5-10th May we are on BEEF WEEK Stand R76, R. Schwartz Indoor Centre, Rockhampton
BEEF WEEK
Generic selectors
Exact matches only
Search in title
Search in content
Post Type Selectors
Search in posts
Search in pages

Japanese vs. Western Kitchen Knives: A Culinary Showdown

January 26, 2024

If you love cooking as a hobby, then your kitchen cannot be complete without top-quality cutlery. However, did you know that chef’s knives and kitchen knives come in different styles, and each knife type has some advantages?

This article will compare and contrast two of the most popular styles:

Japanese and Western.

We will look at:

  • Their History
  • Their Design
  • Their Performance
  • Maintenance Requirements

Once we have gone through all these factors you may be closer to deciding which is the best.

History

While the question of where did a chef’s knife come from may not have a clear answer, it is generally believed that whatever its origin was attributed to those knives used by butchers and hunters many centuries ago. 

The Western-style chef’s knife, also called the French or German knife, is thought to come from post-revolutionary France – at some point when restaurant cooking and haute cuisine required a multipurpose sharp blade that does chopping as well as dicing in addition to swift and even slicing. 

The German knife-making tradition contributed to the creation of a chef’s knife in a Western style. They produced robust, heavy blades across curved edges and pointed ends. Some of the most popular Western knife brands include Victorinox and Geisser, both vastly experienced with hundreds of years of craftsmanship behind them. 

The Japanese chef’s knife, which is also called the Gyuto or Santoku in Japan, is a rather new development that came about sometime around the late 19th century when Western trade allowed some of their culinary practices and ingredients—beef—to enter Southeast Asia. 

Derived from a Western profile but modified according to the Japanese tradition of weapon manufacturing, the Japanese-style chief´s knives have thin, light blades with only straight edges and pointed tips. 

The Japanese knife was made to be used by a cook who could cut and slice accurately, thus best when cutting fish and vegetables. Shun, Global and Misono are some of the most popular Japanese knife brands.

Design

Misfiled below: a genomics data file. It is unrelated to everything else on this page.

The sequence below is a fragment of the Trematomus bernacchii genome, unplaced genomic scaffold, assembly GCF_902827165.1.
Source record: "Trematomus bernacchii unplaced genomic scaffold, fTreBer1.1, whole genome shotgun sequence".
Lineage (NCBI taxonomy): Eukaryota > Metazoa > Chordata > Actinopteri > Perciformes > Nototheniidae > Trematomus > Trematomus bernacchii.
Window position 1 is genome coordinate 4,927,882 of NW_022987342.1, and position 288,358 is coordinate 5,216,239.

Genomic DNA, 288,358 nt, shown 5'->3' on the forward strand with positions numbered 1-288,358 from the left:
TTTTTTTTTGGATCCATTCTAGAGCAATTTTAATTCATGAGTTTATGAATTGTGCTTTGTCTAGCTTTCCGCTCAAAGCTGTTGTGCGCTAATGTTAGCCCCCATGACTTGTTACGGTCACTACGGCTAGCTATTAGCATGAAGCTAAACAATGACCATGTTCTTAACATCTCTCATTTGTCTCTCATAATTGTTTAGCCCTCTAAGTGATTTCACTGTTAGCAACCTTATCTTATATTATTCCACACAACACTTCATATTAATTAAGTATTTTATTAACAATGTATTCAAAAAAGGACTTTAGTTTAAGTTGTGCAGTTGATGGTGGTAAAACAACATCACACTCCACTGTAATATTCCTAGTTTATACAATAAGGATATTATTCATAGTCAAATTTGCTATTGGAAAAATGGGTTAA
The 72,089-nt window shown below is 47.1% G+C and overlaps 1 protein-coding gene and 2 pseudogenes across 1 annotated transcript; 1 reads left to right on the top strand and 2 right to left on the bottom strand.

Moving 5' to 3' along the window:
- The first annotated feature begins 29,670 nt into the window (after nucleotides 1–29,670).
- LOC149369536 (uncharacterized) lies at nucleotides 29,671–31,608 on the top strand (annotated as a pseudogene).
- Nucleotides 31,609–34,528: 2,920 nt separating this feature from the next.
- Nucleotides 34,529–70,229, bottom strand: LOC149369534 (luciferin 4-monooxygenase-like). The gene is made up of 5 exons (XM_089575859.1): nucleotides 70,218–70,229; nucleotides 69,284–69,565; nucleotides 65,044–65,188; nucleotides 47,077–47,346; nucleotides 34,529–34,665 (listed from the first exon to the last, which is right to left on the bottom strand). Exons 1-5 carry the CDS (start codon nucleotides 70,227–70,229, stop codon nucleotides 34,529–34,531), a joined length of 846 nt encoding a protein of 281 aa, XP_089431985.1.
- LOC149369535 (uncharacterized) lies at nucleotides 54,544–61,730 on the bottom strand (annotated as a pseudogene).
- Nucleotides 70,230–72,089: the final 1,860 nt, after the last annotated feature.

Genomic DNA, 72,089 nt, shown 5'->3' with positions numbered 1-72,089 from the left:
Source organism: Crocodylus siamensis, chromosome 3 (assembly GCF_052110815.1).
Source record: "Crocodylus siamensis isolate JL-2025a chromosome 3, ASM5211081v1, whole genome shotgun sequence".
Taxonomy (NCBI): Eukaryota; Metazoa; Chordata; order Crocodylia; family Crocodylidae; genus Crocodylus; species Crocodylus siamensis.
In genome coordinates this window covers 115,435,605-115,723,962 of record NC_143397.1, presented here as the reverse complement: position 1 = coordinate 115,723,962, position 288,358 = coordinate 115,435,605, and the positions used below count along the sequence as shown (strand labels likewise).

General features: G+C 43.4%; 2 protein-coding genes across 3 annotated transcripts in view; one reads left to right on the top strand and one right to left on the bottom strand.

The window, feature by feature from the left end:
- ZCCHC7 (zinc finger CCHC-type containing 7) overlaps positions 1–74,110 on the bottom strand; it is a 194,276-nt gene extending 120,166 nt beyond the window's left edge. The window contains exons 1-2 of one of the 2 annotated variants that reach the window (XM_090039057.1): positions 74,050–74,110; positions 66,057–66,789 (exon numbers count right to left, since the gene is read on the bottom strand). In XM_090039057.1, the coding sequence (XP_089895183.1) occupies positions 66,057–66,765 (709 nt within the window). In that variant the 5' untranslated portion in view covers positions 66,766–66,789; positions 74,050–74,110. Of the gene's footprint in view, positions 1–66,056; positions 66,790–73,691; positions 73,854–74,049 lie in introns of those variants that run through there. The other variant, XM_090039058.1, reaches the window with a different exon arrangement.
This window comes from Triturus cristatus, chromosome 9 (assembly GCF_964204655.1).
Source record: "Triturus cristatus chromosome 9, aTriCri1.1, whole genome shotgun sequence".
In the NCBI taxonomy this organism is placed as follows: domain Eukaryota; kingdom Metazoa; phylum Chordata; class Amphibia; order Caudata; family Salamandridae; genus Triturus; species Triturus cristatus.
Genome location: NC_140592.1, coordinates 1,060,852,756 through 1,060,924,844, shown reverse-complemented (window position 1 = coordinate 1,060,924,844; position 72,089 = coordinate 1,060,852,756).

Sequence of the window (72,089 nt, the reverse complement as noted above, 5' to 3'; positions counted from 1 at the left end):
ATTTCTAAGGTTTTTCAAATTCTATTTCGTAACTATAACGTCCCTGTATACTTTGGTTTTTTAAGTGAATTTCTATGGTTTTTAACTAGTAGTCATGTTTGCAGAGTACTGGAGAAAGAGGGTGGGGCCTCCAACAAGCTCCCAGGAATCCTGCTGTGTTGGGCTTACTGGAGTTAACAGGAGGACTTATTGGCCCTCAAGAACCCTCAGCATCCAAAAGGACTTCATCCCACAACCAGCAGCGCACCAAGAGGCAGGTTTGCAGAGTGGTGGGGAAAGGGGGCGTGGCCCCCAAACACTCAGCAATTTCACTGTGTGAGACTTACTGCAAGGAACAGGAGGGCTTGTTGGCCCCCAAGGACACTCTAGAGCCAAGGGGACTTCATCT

The main differences between Japanese and Western kitchen knives are hidden in the configuration of their blade, angle, hardness as well as handle.

• Blade Shape: The Western-style knife has a blade that is thicker and bulkier than the Santoku variety, but its curve emanates from the heel to tip with an unnoticeable sweep. 

This style of knife has a rocking motion in it which the blade is picked off from the cutting board and rocked back and forth to chop or even dice food substances. 

The difference between the Japanese-style knife and its Western counterpart is that it has a straight-edge blade that ends sharply, while Western types have thicker and heavier blades with curved points. 

This shape of blade is suitable for making a slicing stroke, which means drawing the knife across food in one single sweeping action, cutting into or mincing up.

• Blade Angle: The angle of the blade for a Western-style knife is wider, from 20 to 25 degrees on each side. This means that the blade edge will be slightly less sharper, but less weak and not fragile or prone to chipping. 

The blade angle of a Japanese-style knife is thinner, usually about 10 to 15 degrees on either side. This causes an increased sharpness of its blade edge as well, but on the flip side, it’s less durable in the long-term.

• Blade Hardness: The chef’s knife for use in the Western design is soft on the blade and made from stainless or carbon steel, with a hardness rating falling between 55 to 60 points per Rockwell scale. This means the blade is relatively softer and hence sharpenable but vulnerable to bending or warping. 

The Japanese-style chef’s blade is harder and commonly made of high carbon or Damascus steel with a Rockwell hardness rating from 60HRC to 65HRC. This means that the blade is rigid and has a hard time sharpening; however, it does retain its edge well maintaining little deformation.

• Handle: For instance, the handle of a Western-style  knife is thicker and weightier; it often represents wood, plastic or metal that has a full-width butt end. 

The full tang of the knife guarantees that the blade runs through its entire length so as to provide better balance and stability. The bolster is a heavy metal collar that separates the blade from the hilt, which in turn provides protection and balance. 

The handles, found in a Japanese-style chef’s knife, are lighter and slimmer than their counterparts but are made from materials like wood instead of bolstered metal with only a partial tang.